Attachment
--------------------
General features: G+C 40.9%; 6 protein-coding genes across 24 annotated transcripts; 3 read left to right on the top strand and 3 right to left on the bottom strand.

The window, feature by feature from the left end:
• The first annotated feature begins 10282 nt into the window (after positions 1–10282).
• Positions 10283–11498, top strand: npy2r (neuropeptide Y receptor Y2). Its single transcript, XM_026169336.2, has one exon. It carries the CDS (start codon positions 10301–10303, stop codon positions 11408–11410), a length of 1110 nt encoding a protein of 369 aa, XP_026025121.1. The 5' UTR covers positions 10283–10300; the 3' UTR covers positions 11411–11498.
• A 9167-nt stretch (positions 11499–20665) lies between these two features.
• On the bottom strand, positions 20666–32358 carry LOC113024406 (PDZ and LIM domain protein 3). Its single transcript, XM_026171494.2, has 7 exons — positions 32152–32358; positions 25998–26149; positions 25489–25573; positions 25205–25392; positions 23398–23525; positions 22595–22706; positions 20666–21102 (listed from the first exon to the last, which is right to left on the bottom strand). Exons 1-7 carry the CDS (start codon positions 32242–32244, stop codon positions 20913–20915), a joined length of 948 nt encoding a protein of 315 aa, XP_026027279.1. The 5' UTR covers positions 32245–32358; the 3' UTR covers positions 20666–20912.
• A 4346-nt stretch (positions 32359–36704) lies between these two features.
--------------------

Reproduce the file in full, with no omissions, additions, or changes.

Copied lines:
General features: G+C 40.9%; 6 protein-coding genes across 24 annotated transcripts; 3 read left to right on the top strand and 3 right to left on the bottom strand.

The window, feature by feature from the left end:
• The first annotated feature begins 10282 nt into the window (after positions 1–10282).
• Positions 10283–11498, top strand: npy2r (neuropeptide Y receptor Y2). Its single transcript, XM_026169336.2, has one exon. It carries the CDS (start codon positions 10301–10303, stop codon positions 11408–11410), a length of 1110 nt encoding a protein of 369 aa, XP_026025121.1. The 5' UTR covers positions 10283–10300; the 3' UTR covers positions 11411–11498.
• A 9167-nt stretch (positions 11499–20665) lies between these two features.
• On the bottom strand, positions 20666–32358 carry LOC113024406 (PDZ and LIM domain protein 3). Its single transcript, XM_026171494.2, has 7 exons — positions 32152–32358; positions 25998–26149; positions 25489–25573; positions 25205–25392; positions 23398–23525; positions 22595–22706; positions 20666–21102 (listed from the first exon to the last, which is right to left on the bottom strand). Exons 1-7 carry the CDS (start codon positions 32242–32244, stop codon positions 20913–20915), a joined length of 948 nt encoding a protein of 315 aa, XP_026027279.1. The 5' UTR covers positions 32245–32358; the 3' UTR covers positions 20666–20912.
• A 4346-nt stretch (positions 32359–36704) lies between these two features.